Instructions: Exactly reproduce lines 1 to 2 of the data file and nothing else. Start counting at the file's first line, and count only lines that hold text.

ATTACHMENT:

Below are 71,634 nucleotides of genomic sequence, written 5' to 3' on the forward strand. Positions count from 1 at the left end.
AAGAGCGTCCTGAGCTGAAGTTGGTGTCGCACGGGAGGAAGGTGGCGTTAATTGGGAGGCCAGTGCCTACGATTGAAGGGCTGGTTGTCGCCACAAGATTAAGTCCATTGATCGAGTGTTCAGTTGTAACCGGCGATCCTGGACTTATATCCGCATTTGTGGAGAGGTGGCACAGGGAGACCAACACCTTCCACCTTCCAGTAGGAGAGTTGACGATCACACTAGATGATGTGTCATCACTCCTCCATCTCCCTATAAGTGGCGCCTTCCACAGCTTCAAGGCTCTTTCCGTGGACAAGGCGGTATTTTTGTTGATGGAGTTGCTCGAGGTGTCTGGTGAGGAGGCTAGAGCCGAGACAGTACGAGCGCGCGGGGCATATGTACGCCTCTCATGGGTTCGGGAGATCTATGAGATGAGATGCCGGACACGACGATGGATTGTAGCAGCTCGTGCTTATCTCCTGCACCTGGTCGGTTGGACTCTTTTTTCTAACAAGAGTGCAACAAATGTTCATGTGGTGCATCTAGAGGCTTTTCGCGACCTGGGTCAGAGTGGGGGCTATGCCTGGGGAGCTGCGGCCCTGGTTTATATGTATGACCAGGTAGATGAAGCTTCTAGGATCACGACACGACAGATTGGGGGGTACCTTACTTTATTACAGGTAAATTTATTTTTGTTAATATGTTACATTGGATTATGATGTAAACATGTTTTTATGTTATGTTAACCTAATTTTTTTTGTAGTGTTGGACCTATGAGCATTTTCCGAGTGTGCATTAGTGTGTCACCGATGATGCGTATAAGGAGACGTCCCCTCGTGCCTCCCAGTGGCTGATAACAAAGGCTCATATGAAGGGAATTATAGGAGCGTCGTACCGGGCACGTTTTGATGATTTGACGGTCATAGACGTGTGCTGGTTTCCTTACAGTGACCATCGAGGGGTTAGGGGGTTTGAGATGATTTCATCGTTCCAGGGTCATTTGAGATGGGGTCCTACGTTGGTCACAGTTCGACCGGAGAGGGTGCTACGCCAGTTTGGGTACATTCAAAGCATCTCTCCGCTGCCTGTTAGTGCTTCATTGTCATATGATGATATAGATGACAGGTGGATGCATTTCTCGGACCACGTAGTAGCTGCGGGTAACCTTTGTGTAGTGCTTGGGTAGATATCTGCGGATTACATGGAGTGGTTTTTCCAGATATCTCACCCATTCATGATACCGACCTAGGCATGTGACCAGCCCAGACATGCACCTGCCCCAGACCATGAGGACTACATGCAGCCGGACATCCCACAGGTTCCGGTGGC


Below are 71,634 nucleotides of genomic sequence, written 5' to 3' on the forward strand. Positions count from 1 at the left end.
AAGAGCGTCCTGAGCTGAAGTTGGTGTCGCACGGGAGGAAGGTGGCGTTAATTGGGAGGCCAGTGCCTACGATTGAAGGGCTGGTTGTCGCCACAAGATTAAGTCCATTGATCGAGTGTTCAGTTGTAACCGGCGATCCTGGACTTATATCCGCATTTGTGGAGAGGTGGCACAGGGAGACCAACACCTTCCACCTTCCAGTAGGAGAGTTGACGATCACACTAGATGATGTGTCATCACTCCTCCATCTCCCTATAAGTGGCGCCTTCCACAGCTTCAAGGCTCTTTCCGTGGACAAGGCGGTATTTTTGTTGATGGAGTTGCTCGAGGTGTCTGGTGAGGAGGCTAGAGCCGAGACAGTACGAGCGCGCGGGGCATATGTACGCCTCTCATGGGTTCGGGAGATCTATGAGATGAGATGCCGGACACGACGATGGATTGTAGCAGCTCGTGCTTATCTCCTGCACCTGGTCGGTTGGACTCTTTTTTCTAACAAGAGTGCAACAAATGTTCATGTGGTGCATCTAGAGGCTTTTCGCGACCTGGGTCAGAGTGGGGGCTATGCCTGGGGAGCTGCGGCCCTGGTTTATATGTATGACCAGGTAGATGAAGCTTCTAGGATCACGACACGACAGATTGGGGGGTACCTTACTTTATTACAGGTAAATTTATTTTTGTTAATATGTTACATTGGATTATGATGTAAACATGTTTTTATGTTATGTTAACCTAATTTTTTTTGTAGTGTTGGACCTATGAGCATTTTCCGAGTGTGCATTAGTGTGTCACCGATGATGCGTATAAGGAGACGTCCCCTCGTGCCTCCCAGTGGCTGATAACAAAGGCTCATATGAAGGGAATTATAGGAGCGTCGTACCGGGCACGTTTTGATGATTTGACGGTCATAGACGTGTGCTGGTTTCCTTACAGTGACCATCGAGGGGTTAGGGGGTTTGAGATGATTTCATCGTTCCAGGGTCATTTGAGATGGGGTCCTACGTTGGTCACAGTTCGACCGGAGAGGGTGCTACGCCAGTTTGGGTACATTCAAAGCATCTCTCCGCTGCCTGTTAGTGCTTCATTGTCATATGATGATATAGATGACAGGTGGATGCATTTCTCGGACCACGTAGTAGCTGCGGGTAACCTTTGTGTAGTGCTTGGGTAGATATCTGCGGATTACATGGAGTGGTTTTTCCAGATATCTCACCCATTCATGATACCGACCTAGGCATGTGACCAGCCCAGACATGCACCTGCCCCAGACCATGAGGACTACATGCAGCCGGACATCCCACAGGTTCCGGTGGC